China’s Crazy Live-Streaming Culture
How Advertisers Are Tapping Into?
Live streaming has exploded in China in the past year; in 2015, it was a $1.8 billion industry, according to Huachuang Securities, which predicted it could expand to $15.9 billion by 2020. And more advertisers are trying it, including P&G, Adidas and Sony. Marketers’ efforts range from straightforward to bizarre, elaborate pieces of performance art. Condom brand Durex promised a live show with 50 couples in bed; they performed calisthenics and snacked on bananas, but there was no actual hanky panky, which annoyed viewers.
Live streaming is at the intersection of a few Chinese trends. Young Chinese consume a lot of video compared to the U.S. and it’s live, it’s interactive, it’s reality content, which is very popular in China.
To launch a double-chocolate Oreo flavor in China, Mondelez tapped two popular singers to ham it up in a live stream. One star, Da Zhangwei, had cookies shoved into his mouth while he sang Oreo’s ingredient list to the tune of a love song. Fans were asked whether the other singer, Xue Zhiqian, should eat an Oreo smothered with fermented bean curd and wasabi. They voted no; he did it anyway.
The show got 4.5 million unique live views when it aired early this month on four Alibaba platforms, according to Dentsu’s Carat, which was behind the campaign.
Some campaigns, like the effort from Oreo and Carat, tap directly into the mania for online shopping in China, the world’s biggest e-commerce market and the biggest internet market, with 710 million people online. Over the past three weeks, Carat says, 26 million people watched the Oreo video on Alibaba’s Tmall marketplace.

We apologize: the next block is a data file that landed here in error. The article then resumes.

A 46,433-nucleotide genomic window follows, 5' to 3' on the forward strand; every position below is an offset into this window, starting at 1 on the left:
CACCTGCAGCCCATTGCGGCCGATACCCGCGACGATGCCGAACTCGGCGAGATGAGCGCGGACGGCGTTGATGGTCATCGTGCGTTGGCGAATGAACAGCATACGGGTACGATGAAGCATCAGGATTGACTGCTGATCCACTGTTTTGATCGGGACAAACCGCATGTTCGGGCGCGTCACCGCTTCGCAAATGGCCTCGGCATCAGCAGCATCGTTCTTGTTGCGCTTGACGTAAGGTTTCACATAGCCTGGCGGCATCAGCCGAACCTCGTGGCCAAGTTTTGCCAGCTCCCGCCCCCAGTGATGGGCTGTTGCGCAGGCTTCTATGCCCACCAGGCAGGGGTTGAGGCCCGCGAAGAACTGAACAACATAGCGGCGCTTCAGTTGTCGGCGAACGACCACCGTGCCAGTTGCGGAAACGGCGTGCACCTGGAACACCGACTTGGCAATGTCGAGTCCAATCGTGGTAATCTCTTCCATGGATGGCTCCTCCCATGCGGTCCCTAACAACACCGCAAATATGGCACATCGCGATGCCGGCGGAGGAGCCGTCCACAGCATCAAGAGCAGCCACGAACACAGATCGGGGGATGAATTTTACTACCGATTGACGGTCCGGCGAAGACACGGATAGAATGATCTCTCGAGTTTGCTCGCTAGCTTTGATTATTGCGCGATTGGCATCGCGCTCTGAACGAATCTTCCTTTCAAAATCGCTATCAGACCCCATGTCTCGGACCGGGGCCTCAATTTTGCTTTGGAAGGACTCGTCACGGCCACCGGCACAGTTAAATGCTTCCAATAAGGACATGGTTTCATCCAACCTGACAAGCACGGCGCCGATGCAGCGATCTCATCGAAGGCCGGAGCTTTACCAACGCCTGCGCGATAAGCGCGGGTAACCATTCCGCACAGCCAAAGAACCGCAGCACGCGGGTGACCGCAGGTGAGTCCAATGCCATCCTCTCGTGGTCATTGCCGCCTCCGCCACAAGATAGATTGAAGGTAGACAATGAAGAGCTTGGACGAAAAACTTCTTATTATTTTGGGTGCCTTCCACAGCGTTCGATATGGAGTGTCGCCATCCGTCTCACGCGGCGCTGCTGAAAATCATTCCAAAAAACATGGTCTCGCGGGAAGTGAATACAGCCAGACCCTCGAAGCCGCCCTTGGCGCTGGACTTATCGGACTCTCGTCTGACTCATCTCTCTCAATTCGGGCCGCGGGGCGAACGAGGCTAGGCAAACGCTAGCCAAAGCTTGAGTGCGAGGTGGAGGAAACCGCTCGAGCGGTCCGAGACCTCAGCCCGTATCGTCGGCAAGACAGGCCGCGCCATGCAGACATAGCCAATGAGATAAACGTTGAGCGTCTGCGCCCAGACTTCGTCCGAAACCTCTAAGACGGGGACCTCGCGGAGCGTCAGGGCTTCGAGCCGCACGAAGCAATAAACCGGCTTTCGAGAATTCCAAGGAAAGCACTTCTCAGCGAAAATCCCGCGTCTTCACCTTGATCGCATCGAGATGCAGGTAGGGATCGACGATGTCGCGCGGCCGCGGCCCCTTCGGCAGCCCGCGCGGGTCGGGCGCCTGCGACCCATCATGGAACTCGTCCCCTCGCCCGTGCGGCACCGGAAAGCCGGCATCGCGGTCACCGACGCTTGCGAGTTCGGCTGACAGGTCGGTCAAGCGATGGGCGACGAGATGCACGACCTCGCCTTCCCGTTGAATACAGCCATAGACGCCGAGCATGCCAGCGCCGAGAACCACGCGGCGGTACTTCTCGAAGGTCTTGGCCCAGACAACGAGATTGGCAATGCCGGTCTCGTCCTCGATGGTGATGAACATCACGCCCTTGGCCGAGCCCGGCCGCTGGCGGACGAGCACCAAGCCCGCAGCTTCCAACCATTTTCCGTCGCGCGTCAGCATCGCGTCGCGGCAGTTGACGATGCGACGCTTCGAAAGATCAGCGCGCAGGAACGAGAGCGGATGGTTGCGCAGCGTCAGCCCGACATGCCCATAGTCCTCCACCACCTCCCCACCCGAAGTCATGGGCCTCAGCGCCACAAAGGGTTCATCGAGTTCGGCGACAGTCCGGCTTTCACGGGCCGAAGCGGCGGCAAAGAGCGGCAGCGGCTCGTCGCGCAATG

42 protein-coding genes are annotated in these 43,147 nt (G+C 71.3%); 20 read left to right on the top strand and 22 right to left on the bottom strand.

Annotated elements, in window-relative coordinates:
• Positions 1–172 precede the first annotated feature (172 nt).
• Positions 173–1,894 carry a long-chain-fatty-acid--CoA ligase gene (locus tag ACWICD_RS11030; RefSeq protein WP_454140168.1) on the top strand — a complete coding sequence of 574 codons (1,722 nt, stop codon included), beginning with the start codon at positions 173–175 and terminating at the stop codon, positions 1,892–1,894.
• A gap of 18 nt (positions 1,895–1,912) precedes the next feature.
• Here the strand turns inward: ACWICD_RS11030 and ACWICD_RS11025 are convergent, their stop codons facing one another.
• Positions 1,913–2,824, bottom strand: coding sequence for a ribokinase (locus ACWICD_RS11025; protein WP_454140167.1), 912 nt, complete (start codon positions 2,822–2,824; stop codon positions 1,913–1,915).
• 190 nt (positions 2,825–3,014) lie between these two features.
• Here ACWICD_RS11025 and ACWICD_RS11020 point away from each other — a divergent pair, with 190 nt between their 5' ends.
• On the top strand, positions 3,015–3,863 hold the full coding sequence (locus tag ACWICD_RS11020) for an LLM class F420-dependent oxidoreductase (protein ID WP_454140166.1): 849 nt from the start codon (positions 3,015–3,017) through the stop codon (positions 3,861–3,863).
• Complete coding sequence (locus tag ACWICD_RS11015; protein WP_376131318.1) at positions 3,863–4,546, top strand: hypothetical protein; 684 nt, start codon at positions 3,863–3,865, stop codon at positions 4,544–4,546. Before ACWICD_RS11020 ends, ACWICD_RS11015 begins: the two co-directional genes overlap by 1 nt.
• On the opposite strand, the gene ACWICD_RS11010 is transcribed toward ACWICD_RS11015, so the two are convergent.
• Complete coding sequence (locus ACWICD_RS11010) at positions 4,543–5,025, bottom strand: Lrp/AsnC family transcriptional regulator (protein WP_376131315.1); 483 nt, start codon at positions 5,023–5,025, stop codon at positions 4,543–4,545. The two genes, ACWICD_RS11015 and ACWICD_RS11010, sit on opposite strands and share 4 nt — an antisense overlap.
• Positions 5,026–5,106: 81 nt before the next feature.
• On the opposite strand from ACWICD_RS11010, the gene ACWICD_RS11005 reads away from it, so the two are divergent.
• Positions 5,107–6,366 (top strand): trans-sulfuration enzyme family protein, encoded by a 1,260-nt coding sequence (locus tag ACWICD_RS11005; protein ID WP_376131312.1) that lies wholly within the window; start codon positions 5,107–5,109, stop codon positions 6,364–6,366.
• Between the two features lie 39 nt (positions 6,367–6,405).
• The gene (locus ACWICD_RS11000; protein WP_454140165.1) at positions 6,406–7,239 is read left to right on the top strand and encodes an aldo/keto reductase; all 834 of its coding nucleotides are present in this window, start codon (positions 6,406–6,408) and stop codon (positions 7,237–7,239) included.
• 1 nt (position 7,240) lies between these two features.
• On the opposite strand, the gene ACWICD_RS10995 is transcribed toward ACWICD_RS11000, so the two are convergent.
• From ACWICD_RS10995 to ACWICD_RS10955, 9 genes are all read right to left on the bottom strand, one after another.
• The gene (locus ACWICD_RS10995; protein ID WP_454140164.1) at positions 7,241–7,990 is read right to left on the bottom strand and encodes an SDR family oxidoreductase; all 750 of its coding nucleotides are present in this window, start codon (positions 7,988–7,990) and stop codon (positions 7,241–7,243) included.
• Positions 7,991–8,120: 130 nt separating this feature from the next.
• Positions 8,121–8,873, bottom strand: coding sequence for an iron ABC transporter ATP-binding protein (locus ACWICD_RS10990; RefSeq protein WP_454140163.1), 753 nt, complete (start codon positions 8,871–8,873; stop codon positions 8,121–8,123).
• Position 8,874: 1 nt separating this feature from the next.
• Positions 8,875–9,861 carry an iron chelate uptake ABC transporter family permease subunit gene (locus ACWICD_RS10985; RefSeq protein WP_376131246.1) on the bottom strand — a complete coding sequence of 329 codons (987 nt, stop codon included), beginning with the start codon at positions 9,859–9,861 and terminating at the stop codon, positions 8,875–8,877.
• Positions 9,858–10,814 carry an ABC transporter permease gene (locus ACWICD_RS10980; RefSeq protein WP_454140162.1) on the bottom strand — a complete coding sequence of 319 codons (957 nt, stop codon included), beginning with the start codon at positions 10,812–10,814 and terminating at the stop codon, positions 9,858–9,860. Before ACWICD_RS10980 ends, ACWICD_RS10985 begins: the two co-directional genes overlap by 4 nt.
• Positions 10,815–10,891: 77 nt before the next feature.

The buddy humor was designed to promote Oreo’s playful brand image and its new flavor, called Double Enjoyment. People could click a buy button on their mobile screen to drop the Oreos into their shopping cart. The live broadcast set a sales record for Oreo on Tmall, the agency said, without divulging specific numbers.
Money and human connections
Streamers are generally ordinary people, telling stories or singing or showing scenes from their lives; attractive young women abound, dancing or acting coquettish.
Advertising on the platforms is still in the early stages, and the industry is monetized mostly with virtual gifts from viewers to online hosts. Using mobile payments, people can send virtual flowers — even virtual yachts — to their favorite hosts. That gets transformed into real money, and the platforms take a cut.
The exchange of money is driving interest. But there may also be social factors behind why live streaming really caught on here. China has a huge population of migrant workers living far from home, says Amber Liu, CEO of local agency Amber Communications. They’re searching for connections online, as are young people who grew up as only children under the one-child policy. Live streaming is “a new and very important form of human connection,” said Mr. Liu, whose agency has done live streaming work for Adidas.China’s platforms seem to get more interaction than Silicon Valley’s; viewers’ comments, and emojis, often stream right over the videos, and hosts react to gifts and comments in real time.
There are dozens of local live streaming sites including Huajiao, Bilibili, Ingkee and YY. Internet giants like Alibaba and Tencent have invested in the area.
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